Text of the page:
Posted Aug 05, 2012 11:22 pm CDT
At Sunday’s 22nd annual Margaret Brent Lawyers of Achievement Awards Luncheon, honoring women whose pathbreaking legal careers set them apart, there was sometimes an edge to the usual acknowledgment that more needs to be done when it comes to gender equity and ending discrimination.
Two of this year’s five recipients pointed to economic and political changes in recent years that threaten to undo some important achievements.
All tables were full for the luncheon in a capacious ballroom at the Hyatt Regency hotel, in what has long been one of the more significant networking events at the ABA’s Annual Meeting.
Award recipient Arlinda Locklear is Native American and has spent her entire professional career, beginning in 1976, litigating, lobbying and otherwise fighting for Native American rights, including two Supreme Court victories.
In her acceptance speech, Locklear told the gathering that for the past 100 years when Native Americans faced hostility from state and local governments, the Congress and the courts–particularly the Supreme Court–had been their ally.
But now, she said, “those rights are the subject of negotiation and barter,” adding that “Our clients now at all costs avoid that court.”
Locklear said spending her early years in the Native American community, before her father’s Navy assignments took them elsewhere, let her “witness and experience the pain and humiliation” of discrimination and sparked her interest in righting such wrongs.
First at the Native American Rights Fund, mostly in Washington, D.C., and now as a sole practitioner there, Locklear has represented tribal nations in federal matters. She was the first Native American woman to argue before the U.S. Supreme Court. In 1984 she won in Solem v. Bartlett, which said South Dakota could not prosecute an Indian for a crime committed on the reservation.
Most significantly, in 1985 the high court in Oneida Indian Nation v. County of Oneida agreed with Locklear’s argument that federal common law should permit tribes to sue for land taken from them in violation of federal law. That case remains the basis for subsequent land-claim litigation.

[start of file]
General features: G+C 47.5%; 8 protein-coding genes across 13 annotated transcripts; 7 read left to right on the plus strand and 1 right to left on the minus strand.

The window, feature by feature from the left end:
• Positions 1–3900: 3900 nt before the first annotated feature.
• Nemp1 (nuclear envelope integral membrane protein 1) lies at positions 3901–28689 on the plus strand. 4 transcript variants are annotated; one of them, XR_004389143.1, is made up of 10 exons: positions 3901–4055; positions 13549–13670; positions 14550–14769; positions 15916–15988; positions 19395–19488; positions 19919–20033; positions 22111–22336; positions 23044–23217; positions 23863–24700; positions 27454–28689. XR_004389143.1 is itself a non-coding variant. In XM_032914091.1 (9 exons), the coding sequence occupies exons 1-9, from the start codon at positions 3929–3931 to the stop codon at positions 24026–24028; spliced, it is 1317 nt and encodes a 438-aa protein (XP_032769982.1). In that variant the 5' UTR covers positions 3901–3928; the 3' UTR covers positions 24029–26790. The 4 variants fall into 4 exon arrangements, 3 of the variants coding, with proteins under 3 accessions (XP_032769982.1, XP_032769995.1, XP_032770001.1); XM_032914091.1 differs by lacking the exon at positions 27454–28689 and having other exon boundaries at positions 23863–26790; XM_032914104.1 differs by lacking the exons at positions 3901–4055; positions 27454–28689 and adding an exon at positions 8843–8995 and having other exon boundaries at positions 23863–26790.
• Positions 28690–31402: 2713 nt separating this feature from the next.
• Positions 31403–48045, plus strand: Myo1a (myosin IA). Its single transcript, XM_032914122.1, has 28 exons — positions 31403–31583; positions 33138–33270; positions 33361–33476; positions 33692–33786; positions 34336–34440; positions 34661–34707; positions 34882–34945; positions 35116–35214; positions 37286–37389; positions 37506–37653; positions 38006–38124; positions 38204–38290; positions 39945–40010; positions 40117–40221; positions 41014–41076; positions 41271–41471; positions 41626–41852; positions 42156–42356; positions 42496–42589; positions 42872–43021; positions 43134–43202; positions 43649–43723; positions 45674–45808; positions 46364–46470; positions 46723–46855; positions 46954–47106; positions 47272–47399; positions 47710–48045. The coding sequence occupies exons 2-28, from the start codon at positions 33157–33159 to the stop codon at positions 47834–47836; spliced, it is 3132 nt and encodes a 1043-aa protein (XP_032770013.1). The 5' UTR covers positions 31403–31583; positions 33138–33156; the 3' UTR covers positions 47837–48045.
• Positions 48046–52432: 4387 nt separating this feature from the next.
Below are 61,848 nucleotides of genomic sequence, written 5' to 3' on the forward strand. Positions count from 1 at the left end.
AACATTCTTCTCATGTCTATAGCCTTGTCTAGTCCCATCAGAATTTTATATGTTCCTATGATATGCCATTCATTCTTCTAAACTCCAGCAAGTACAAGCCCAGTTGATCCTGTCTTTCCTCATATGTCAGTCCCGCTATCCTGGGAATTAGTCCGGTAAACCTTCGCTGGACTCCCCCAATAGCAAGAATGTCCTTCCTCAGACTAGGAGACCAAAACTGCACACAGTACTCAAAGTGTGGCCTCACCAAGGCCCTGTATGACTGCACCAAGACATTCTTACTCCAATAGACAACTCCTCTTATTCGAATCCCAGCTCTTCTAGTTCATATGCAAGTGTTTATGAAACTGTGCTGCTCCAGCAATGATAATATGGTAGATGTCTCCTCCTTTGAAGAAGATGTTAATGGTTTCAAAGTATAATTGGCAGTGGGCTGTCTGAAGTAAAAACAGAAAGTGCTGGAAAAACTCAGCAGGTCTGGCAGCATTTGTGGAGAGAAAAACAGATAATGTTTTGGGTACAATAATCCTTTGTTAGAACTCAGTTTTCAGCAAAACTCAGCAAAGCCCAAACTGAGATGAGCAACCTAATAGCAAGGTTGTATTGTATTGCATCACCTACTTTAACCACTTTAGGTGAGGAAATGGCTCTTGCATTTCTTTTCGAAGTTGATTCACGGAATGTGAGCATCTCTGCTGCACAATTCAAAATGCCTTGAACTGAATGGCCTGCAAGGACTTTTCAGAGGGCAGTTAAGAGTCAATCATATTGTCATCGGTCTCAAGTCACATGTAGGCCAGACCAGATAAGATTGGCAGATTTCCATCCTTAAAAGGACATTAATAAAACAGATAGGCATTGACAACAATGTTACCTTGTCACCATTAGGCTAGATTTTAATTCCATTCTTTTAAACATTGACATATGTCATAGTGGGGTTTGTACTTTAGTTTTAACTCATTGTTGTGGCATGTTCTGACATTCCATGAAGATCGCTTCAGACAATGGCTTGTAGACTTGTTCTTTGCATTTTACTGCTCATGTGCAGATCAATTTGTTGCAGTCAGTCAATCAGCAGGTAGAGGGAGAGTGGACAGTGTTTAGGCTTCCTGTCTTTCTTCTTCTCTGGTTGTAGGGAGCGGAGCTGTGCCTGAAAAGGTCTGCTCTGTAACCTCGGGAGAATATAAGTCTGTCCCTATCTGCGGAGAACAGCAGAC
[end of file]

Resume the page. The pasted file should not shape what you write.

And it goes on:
“I’ve had the great benefit to make a living at my passion,” Locklear said. See her tribute video.
Award recipient Marcia Devins Greenberger’s first job out of law school was as a tax lawyer in a big firm’s Washington, D.C. office. But she left private practice to create and be director of the Women’s Rights Project in the Center for Law and Social Policy. The project grew to the point that it became a stand-alone organization in 1981 as the National Women’s Law Center, which has been a leader in litigating and lobbying for women’s legal rights.
The NWLC’s work was instrumental in, among other efforts, the Affordable Care Act’s provision against sex discrimination in health care; the Lilly Ledbetter Fair Pay Act; and the Civil Rights Act of 1991.
Greenberger told the gathering that tight economic times are hitting women harder than their fair share in a number of areas, such as proposed legislation that would raise taxes for those with low incomes who are eligible for the child tax credit.
“We have our work cut out for us,” Greenberger said. See her tribute video.
Other Margaret Brent Award honorees this year were:
• Tani G. Cantil-Sakauye, chief justice of the California Supreme Court. She is a second-generation Filipino-American and in 1990 at age 31 became the youngest person appointed to the state trial bench. See her tribute video.
• Joan M. Hall, who began a long career at Chicago’s Jenner & Block in 1965 and was instrumental in the firm’s openness to women lawyers. See her tribute video.
• Amy W. Schulman, who was a senior partner at DLA Piper before becoming general counsel in 2008 at Pfizer Inc. , where she created the Pfizer Legal Alliance for alternatives to the billable hour and is executive sponsor of Pfizer’s Global Women’s Council to increase diversity and opportunities. See her tribute video.